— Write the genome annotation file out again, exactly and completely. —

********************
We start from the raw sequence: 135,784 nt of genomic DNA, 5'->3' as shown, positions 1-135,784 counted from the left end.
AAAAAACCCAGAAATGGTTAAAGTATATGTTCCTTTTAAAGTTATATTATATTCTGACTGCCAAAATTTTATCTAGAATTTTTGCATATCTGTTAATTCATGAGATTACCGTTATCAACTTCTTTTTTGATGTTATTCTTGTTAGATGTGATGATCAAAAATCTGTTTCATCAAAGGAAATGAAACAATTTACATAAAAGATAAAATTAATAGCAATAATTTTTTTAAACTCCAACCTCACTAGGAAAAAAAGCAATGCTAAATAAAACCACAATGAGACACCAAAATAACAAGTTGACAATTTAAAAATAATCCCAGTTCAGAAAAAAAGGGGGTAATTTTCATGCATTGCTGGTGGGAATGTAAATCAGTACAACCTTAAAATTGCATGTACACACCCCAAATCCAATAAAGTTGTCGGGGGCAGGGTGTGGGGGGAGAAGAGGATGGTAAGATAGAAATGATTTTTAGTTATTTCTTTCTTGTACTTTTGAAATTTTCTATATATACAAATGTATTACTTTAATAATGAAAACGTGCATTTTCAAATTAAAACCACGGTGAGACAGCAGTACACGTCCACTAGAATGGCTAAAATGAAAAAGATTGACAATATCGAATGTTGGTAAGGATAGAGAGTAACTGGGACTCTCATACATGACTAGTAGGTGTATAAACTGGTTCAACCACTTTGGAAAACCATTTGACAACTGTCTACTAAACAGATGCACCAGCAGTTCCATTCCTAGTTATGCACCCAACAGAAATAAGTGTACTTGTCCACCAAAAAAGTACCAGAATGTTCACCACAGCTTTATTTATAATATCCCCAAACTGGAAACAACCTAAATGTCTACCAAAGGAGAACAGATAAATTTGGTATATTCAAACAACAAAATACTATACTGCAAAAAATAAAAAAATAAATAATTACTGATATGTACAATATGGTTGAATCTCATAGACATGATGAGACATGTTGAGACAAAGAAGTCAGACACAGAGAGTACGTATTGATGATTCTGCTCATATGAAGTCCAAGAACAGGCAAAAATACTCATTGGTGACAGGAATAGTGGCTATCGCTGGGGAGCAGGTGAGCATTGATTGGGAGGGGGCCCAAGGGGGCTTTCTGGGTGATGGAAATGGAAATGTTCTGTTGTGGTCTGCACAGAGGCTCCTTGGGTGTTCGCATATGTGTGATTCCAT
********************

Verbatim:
We start from the raw sequence: 135,784 nt of genomic DNA, 5'->3' as shown, positions 1-135,784 counted from the left end.
AAAAAACCCAGAAATGGTTAAAGTATATGTTCCTTTTAAAGTTATATTATATTCTGACTGCCAAAATTTTATCTAGAATTTTTGCATATCTGTTAATTCATGAGATTACCGTTATCAACTTCTTTTTTGATGTTATTCTTGTTAGATGTGATGATCAAAAATCTGTTTCATCAAAGGAAATGAAACAATTTACATAAAAGATAAAATTAATAGCAATAATTTTTTTAAACTCCAACCTCACTAGGAAAAAAAGCAATGCTAAATAAAACCACAATGAGACACCAAAATAACAAGTTGACAATTTAAAAATAATCCCAGTTCAGAAAAAAAGGGGGTAATTTTCATGCATTGCTGGTGGGAATGTAAATCAGTACAACCTTAAAATTGCATGTACACACCCCAAATCCAATAAAGTTGTCGGGGGCAGGGTGTGGGGGGAGAAGAGGATGGTAAGATAGAAATGATTTTTAGTTATTTCTTTCTTGTACTTTTGAAATTTTCTATATATACAAATGTATTACTTTAATAATGAAAACGTGCATTTTCAAATTAAAACCACGGTGAGACAGCAGTACACGTCCACTAGAATGGCTAAAATGAAAAAGATTGACAATATCGAATGTTGGTAAGGATAGAGAGTAACTGGGACTCTCATACATGACTAGTAGGTGTATAAACTGGTTCAACCACTTTGGAAAACCATTTGACAACTGTCTACTAAACAGATGCACCAGCAGTTCCATTCCTAGTTATGCACCCAACAGAAATAAGTGTACTTGTCCACCAAAAAAGTACCAGAATGTTCACCACAGCTTTATTTATAATATCCCCAAACTGGAAACAACCTAAATGTCTACCAAAGGAGAACAGATAAATTTGGTATATTCAAACAACAAAATACTATACTGCAAAAAATAAAAAAATAAATAATTACTGATATGTACAATATGGTTGAATCTCATAGACATGATGAGACATGTTGAGACAAAGAAGTCAGACACAGAGAGTACGTATTGATGATTCTGCTCATATGAAGTCCAAGAACAGGCAAAAATACTCATTGGTGACAGGAATAGTGGCTATCGCTGGGGAGCAGGTGAGCATTGATTGGGAGGGGGCCCAAGGGGGCTTTCTGGGTGATGGAAATGGAAATGTTCTGTTGTGGTCTGCACAGAGGCTCCTTGGGTGTTCGCATATGTGTGATTCCAT